"Behind every great man there's a great woman" goes the dated and patronizing cliche, but those words suit both the era and the biographical details of the great Alfred Hitchcock and his wife Alma Reville. The couple met in the early 1920s at a London film studio where Reville had begun work at the age of 16, and they would remain married for 53 years until Hitchcock's death in 1980. Over the course of the director's storied career and 50-plus feature films, Reville served as a silent partner to the Master of Suspense, providing crucial support as a script editor and sounding board. The times didn't allow Reville the fame and glory she likely deserved and would have enjoyed today. Sounds like a great subject for a movie, doesn't it?
As directed by British filmmaker Sacha Gervasi from a script based on the nonfiction book Alfred Hitchcock and the Making of Psycho, Hitchcock dwells on the couple's personal and professional relationship at the expense of other, richer aspects of their artistic lives. It's satisfying to see Reville get her due, and the film has enough film-related detail to keep fans and movie-history buffs engaged. But for those of us who regard the director as one of the great artists of his time — a cinematic trailblazer, a keen observer of human nature and a social satirist of rare substance — Hitchcock feels like a missed opportunity.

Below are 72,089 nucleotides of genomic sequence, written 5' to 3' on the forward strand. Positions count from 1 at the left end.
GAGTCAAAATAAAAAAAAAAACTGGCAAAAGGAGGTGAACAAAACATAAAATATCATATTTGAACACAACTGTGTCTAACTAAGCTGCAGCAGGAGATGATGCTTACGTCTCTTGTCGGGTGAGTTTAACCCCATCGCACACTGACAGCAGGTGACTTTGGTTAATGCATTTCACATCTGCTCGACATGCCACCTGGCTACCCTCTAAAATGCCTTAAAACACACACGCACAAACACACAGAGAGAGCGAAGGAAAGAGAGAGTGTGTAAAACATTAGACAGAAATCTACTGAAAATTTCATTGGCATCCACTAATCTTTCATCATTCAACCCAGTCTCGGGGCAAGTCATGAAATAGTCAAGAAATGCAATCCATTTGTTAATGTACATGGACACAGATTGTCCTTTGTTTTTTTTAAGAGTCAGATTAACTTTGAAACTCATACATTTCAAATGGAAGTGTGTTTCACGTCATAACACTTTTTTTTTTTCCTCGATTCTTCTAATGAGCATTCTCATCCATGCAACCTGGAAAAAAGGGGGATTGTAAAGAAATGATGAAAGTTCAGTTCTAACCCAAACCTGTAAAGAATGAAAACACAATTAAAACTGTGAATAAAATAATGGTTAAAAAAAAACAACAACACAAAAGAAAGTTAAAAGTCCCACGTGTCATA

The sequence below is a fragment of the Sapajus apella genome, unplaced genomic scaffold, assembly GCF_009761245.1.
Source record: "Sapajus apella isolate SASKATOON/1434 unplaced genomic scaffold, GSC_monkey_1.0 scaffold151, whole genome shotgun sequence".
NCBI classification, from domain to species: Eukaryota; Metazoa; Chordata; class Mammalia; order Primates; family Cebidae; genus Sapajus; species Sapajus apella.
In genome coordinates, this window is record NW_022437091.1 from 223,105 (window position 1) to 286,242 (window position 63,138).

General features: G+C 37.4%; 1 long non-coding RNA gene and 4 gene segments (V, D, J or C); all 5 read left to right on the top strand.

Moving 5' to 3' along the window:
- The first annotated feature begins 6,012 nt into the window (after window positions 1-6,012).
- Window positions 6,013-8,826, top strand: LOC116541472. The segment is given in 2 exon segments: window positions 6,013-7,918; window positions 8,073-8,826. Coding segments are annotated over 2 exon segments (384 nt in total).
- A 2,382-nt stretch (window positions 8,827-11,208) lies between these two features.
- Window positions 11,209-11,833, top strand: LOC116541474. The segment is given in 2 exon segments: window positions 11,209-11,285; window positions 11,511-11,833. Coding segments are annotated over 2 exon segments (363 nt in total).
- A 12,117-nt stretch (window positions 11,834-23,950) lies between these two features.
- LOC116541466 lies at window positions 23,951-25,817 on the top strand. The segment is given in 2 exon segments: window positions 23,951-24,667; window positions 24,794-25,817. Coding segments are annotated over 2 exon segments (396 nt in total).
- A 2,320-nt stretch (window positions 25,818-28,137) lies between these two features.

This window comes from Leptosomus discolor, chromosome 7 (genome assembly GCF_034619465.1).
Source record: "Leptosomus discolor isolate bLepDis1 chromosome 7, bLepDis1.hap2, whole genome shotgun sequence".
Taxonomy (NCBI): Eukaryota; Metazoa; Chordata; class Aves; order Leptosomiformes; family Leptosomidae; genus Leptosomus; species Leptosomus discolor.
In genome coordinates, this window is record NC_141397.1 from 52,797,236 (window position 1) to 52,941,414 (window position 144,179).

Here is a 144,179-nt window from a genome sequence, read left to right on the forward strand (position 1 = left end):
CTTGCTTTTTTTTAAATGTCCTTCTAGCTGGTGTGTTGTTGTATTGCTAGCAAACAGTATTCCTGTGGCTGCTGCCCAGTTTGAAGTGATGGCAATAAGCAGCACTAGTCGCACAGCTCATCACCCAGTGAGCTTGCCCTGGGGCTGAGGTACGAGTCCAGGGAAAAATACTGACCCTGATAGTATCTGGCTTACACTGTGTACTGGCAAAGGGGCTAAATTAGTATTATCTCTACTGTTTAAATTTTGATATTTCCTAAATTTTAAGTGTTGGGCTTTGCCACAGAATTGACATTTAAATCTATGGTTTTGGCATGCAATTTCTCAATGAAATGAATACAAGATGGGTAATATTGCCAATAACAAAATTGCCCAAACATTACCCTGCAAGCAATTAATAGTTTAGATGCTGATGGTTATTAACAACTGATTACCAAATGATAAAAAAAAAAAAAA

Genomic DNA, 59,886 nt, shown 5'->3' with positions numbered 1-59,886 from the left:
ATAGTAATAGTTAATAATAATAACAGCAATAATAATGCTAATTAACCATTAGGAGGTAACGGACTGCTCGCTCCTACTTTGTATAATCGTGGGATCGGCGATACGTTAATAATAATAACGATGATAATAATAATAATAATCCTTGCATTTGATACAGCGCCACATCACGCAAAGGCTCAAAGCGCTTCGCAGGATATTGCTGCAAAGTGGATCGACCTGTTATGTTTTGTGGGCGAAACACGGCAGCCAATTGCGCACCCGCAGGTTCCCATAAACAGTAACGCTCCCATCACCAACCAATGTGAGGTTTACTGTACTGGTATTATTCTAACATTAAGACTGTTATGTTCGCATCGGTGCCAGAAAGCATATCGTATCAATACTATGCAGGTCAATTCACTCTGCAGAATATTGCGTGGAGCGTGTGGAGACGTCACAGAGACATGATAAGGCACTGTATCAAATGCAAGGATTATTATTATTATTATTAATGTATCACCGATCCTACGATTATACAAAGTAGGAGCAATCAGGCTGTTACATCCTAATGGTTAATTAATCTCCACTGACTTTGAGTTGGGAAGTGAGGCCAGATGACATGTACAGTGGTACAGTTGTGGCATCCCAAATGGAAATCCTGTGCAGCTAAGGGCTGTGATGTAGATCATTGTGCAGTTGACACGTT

Many remember the master's darkly comic persona from his onscreen introductions on the late-1950s TV show Alfred Hitchcock Presents. Hitchcock might have shed much more light on the artist behind the self-imposed caricature.
Even so, the Hitchcock scenes that fully address the director's creative life are worth the price of admission. Instead of trying to tackle the whole of Hitchcock's epic career, Gervasi focuses on the brief but pivotal period of 1959-60. Hitchcock has just made two of the greatest films of all time — Vertigo and North By Northwest — but felt the need to break the rules and innovate as he had in the early days. The result was Psycho, a film so daring for its time that no one would agree to finance it. Hitchcock had to do that himself despite the risk of personal bankruptcy. These real-life events allow Hitchcock to frame the master as an unlikely but authentic underdog, despite his tremendous overall success, tangling with studio execs and, later, censors who hoped to ban the film.
Anthony Hopkins and Helen Mirren throw themselves into the lead roles with everything they've got, but the lightweight script sometimes undermines otherwise strong performances. Layered with prosthetics and silicone, Hopkins still doesn't look much like Hitchcock, which takes some time to accept. A climactic sequence in which the director suddenly becomes the baton-wielding conductor of his own trademark mayhem constitutes one of the year's most inspired moments on film. But it's not hard to imagine what the endlessly droll and deadpan Hitchcock might have said about his own biopic: "It's not a bad story, but it could have used a little suspense and a more dashing lead." — KEN KORMAN